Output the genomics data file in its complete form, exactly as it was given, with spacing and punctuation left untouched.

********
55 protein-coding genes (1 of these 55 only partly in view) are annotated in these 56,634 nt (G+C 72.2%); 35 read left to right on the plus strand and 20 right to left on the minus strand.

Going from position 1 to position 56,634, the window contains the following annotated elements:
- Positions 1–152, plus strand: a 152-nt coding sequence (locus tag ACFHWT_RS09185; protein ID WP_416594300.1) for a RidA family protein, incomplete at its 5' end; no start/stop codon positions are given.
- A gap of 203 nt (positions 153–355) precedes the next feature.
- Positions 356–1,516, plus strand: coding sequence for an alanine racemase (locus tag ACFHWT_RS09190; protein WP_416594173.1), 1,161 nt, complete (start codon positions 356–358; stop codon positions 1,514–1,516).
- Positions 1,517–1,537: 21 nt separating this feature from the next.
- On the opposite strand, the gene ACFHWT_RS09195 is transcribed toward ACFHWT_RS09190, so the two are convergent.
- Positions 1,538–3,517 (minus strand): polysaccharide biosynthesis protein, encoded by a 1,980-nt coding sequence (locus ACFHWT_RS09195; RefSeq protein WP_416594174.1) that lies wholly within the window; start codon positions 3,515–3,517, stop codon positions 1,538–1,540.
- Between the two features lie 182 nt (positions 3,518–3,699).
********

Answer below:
55 protein-coding genes (1 of these 55 only partly in view) are annotated in these 56,634 nt (G+C 72.2%); 35 read left to right on the plus strand and 20 right to left on the minus strand.

Going from position 1 to position 56,634, the window contains the following annotated elements:
- Positions 1–152, plus strand: a 152-nt coding sequence (locus tag ACFHWT_RS09185; protein ID WP_416594300.1) for a RidA family protein, incomplete at its 5' end; no start/stop codon positions are given.
- A gap of 203 nt (positions 153–355) precedes the next feature.
- Positions 356–1,516, plus strand: coding sequence for an alanine racemase (locus tag ACFHWT_RS09190; protein WP_416594173.1), 1,161 nt, complete (start codon positions 356–358; stop codon positions 1,514–1,516).
- Positions 1,517–1,537: 21 nt separating this feature from the next.
- On the opposite strand, the gene ACFHWT_RS09195 is transcribed toward ACFHWT_RS09190, so the two are convergent.
- Positions 1,538–3,517 (minus strand): polysaccharide biosynthesis protein, encoded by a 1,980-nt coding sequence (locus ACFHWT_RS09195; RefSeq protein WP_416594174.1) that lies wholly within the window; start codon positions 3,515–3,517, stop codon positions 1,538–1,540.
- Between the two features lie 182 nt (positions 3,518–3,699).